Monthly Archives: May 2009

John Gapper

Stephen Friedman picked his moment to resign as the chairman of the New York Federal Reserve. If you want to minimise the headlines, what better moment to make an announcement than when the bank stress tests are disclosed?

Mr Friedman says he stayed on the NY Fed board despite Goldman becoming a bank holding company out of a sense of public duty, but his decision is “being mischaracterised as improper”. Read more

John Gapper

Perhaps I am missing something in Rupert Murdoch’s remarks about the Amazon Kindle, but he appears to be ignoring the facts on the ground.

Mr Murdoch, owner of newspapers including The Sun, The Times and The Wall Street Journal, expressed confidence News Corp could make money out of consumers’ appetite for reading news on mobile devices, but said he did not believe in the Kindle model. “I can assure you we will not be giving our content rights to the fine people who created the Kindle.” Read more

John Gapper

It strikes me as foolish for Microsoft to attempt the sort of trick reported in the FT today with Windows 7, its new operating system:

Microsoft’s rivals claimed PC users who upgrading their machines to the new operating system have Microsoft’s own Internet Explore 8 set as their default browser, even if they were previously using a different company’s software. Read more

John Gapper

My Thursday FT column this week is about the US bank stress tests and Basel: Read more

John Gapper

Another day, another Kindle press conference. Here I am again at a New York launch event for a new Amazon device, only three months after the arrival of the Kindle 2.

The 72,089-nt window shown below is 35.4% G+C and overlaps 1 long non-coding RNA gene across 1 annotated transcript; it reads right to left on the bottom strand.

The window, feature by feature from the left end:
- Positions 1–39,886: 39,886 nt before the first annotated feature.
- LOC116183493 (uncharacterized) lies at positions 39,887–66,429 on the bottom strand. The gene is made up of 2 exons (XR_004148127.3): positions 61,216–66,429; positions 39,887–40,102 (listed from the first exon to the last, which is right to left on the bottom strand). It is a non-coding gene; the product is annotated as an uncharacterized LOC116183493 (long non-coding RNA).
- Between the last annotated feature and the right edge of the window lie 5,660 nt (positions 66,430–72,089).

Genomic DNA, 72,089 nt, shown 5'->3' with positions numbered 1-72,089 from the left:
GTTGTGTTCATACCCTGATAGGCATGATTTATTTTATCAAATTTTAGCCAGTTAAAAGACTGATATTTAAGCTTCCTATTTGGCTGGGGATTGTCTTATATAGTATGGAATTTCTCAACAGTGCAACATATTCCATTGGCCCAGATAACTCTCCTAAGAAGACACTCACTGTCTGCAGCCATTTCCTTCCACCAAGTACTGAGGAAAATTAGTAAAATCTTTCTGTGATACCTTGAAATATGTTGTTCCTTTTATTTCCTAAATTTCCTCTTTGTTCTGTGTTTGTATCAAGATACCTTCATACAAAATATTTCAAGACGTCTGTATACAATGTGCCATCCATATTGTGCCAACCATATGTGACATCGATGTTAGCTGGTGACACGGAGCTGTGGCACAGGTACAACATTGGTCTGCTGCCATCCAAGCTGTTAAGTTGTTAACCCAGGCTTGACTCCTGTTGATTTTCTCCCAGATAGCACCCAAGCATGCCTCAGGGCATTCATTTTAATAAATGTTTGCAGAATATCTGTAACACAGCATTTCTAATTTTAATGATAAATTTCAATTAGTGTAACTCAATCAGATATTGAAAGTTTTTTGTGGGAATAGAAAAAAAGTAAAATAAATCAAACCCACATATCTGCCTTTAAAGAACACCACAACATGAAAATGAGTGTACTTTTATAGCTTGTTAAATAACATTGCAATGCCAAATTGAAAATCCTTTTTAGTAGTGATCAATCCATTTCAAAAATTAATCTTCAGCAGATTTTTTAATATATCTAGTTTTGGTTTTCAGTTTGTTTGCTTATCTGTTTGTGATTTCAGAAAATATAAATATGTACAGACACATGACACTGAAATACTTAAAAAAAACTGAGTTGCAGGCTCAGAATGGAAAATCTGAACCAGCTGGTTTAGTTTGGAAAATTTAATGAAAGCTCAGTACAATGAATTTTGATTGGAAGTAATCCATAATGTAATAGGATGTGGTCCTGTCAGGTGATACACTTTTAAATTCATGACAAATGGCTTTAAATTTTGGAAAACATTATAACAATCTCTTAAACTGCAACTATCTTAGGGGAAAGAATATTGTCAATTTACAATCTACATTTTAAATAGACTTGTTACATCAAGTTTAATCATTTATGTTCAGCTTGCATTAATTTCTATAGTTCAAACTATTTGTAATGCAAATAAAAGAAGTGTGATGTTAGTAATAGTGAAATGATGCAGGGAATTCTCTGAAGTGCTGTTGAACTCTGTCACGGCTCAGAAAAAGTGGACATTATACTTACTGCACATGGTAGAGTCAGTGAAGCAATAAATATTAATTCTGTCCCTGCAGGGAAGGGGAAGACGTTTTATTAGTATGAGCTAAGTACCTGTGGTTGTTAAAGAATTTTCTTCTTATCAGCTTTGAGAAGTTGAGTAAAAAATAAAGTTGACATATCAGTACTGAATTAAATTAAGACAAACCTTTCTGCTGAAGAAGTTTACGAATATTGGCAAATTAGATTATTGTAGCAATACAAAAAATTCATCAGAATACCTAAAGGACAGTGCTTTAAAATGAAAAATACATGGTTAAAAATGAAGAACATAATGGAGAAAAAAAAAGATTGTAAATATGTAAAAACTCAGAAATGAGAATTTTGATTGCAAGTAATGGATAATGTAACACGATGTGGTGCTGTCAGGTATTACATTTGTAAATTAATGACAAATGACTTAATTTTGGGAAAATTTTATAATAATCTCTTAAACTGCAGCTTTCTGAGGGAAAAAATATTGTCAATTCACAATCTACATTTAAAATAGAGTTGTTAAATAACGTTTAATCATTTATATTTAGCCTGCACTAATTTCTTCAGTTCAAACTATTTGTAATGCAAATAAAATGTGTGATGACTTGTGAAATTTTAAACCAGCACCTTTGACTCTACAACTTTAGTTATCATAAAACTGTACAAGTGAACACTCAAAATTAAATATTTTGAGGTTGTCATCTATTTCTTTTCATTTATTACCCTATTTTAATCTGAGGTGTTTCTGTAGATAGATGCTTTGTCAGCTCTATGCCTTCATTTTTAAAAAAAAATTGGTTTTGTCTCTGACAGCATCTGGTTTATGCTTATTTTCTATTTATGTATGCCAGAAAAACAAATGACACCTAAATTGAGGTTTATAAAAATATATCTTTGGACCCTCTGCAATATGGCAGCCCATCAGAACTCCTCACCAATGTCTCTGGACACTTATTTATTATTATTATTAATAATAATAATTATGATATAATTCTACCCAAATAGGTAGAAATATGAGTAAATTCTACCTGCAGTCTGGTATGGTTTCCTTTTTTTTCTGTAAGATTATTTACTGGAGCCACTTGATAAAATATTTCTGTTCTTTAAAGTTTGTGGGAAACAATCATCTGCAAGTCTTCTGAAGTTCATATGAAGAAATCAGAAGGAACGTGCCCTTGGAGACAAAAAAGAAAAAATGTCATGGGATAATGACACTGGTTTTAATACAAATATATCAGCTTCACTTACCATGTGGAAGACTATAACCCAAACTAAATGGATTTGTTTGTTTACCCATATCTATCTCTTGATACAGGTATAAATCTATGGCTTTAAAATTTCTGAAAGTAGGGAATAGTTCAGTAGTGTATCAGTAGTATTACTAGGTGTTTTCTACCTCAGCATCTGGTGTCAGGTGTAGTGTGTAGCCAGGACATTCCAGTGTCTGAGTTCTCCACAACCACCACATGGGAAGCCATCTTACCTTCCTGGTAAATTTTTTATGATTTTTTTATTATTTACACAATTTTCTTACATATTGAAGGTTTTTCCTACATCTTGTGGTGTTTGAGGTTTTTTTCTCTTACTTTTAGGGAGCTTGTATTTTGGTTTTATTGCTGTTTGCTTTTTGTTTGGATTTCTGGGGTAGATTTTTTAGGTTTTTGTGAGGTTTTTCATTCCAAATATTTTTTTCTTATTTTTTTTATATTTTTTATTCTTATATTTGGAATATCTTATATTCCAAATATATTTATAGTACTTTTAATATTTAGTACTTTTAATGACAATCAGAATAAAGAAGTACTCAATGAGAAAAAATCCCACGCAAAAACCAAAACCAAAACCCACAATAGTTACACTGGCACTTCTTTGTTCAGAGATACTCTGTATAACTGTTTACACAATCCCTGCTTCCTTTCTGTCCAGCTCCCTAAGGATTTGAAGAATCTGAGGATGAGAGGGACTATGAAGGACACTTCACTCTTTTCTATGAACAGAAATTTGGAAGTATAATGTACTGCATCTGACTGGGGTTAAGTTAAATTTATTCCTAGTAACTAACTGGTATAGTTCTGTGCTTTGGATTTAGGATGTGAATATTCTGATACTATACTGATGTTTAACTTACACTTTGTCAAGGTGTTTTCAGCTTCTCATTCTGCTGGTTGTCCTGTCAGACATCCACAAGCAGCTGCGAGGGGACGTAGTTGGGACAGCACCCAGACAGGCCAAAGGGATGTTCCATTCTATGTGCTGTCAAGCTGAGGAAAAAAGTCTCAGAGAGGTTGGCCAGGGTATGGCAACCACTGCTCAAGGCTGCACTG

This time, Jeff Bezos of Amazon has just enthused about the Kindle DX, which sounds like a small car but is in fact a large screen version of the Kindle electronic paper reading device. Read more

John Gapper

I reflected the other day on whether the job of the golf caddie could be split into two separate tasks. In the same vein, I was intrigued to read this morning about how James Patterson, the best-selling author, has a factory of writers who pump out fiction under his name.

This seems similar to Damien Hirst, the British artist who copied Andy Warhol’s notion of the art factory and employs a team of assistants to manufacture works of art under his name. Read more

John Gapper

Warren Buffett provided a notably honest explanation this weekend for why Berkshire Hathaway remains a conglomerate, which is an unpopular form of corporate structure.

On paper, Berkshire makes virtually no sense as an operating entity – it combines everything from insurance and reinsurance to steak houses and confectionery manufacture. Probably a better way to regard it is as an insurance company that invests its cash in portfolio companies as well as securities. Read more

John Gapper

I note from this Financial Times story that Germany may require the Fiat-Opel-Chrysler auto group that Sergio Marchionne is attempting to assemble to be headquartered there.

This is one of the 14 criteria mooted by Frank-Walter Steinmeier, vice-chancellor and foreign minister, for any bidder for Opel – currently the European arm of General Motors – to obtain financial support from the German government. Read more

John Gapper

Goldman Sachs makes much of its ability to navigate deftly and legally all the conflicts of interest inherent in being a full-service investment bank – and one that is supported by $10bn of US government capital – but it has a struggle to convince others.

The latest evidence of that is a long piece in the Wall Street Journal this morning about Stephen Friedman, the former Goldman senior partner who chairs the New York Federal Reserve’s board of directors. Read more

John Gapper

There are no prizes for guessing what Amazon plans to announce this week at a press conference to which I received an invitation by email this morning. It seems highly likely to be a larger-sized Kindle designed for reading newspapers and magazines.

As the New York Times reports this morningRead more

John Gapper

Starbucks is still struggling to remake itself amid a global economic downturn that has dented people’s willingness to pay a lot for a frothy cup of coffee.

It does not seem to have made up its mind whether to become more of a value brand or stick with being a premium retailer. In fact, it is sending out signals that it wants to do both simultaneously.

So here is my suggestion: why doesn’t it become a retail bank as well as a coffee chain?

I realise that this sounds like a ridiculous idea (and may in fact be a ridiculous idea) but hear me out. Read more